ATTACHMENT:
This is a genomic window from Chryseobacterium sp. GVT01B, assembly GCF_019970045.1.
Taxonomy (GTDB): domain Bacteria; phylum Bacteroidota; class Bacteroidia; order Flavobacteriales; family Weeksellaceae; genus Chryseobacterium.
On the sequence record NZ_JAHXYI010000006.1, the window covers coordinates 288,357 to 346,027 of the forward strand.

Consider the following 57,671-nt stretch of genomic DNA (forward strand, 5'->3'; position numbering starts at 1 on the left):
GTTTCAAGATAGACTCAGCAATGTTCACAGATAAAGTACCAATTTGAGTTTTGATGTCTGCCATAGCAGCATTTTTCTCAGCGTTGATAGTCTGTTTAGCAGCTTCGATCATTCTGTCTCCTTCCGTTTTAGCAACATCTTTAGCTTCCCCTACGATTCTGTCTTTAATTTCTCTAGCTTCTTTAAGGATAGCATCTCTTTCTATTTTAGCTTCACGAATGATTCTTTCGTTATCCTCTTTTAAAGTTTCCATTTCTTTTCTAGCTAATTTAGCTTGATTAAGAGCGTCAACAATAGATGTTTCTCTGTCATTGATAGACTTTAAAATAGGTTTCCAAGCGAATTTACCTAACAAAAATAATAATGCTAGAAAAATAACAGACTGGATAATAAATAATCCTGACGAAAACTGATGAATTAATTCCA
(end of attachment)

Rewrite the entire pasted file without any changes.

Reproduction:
This is a genomic window from Chryseobacterium sp. GVT01B, assembly GCF_019970045.1.
Taxonomy (GTDB): domain Bacteria; phylum Bacteroidota; class Bacteroidia; order Flavobacteriales; family Weeksellaceae; genus Chryseobacterium.
On the sequence record NZ_JAHXYI010000006.1, the window covers coordinates 288,357 to 346,027 of the forward strand.

Consider the following 57,671-nt stretch of genomic DNA (forward strand, 5'->3'; position numbering starts at 1 on the left):
GTTTCAAGATAGACTCAGCAATGTTCACAGATAAAGTACCAATTTGAGTTTTGATGTCTGCCATAGCAGCATTTTTCTCAGCGTTGATAGTCTGTTTAGCAGCTTCGATCATTCTGTCTCCTTCCGTTTTAGCAACATCTTTAGCTTCCCCTACGATTCTGTCTTTAATTTCTCTAGCTTCTTTAAGGATAGCATCTCTTTCTATTTTAGCTTCACGAATGATTCTTTCGTTATCCTCTTTTAAAGTTTCCATTTCTTTTCTAGCTAATTTAGCTTGATTAAGAGCGTCAACAATAGATGTTTCTCTGTCATTGATAGACTTTAAAATAGGTTTCCAAGCGAATTTACCTAACAAAAATAATAATGCTAGAAAAATAACAGACTGGATAATAAATAATCCTGACGAAAACTGATGAATTAATTCCA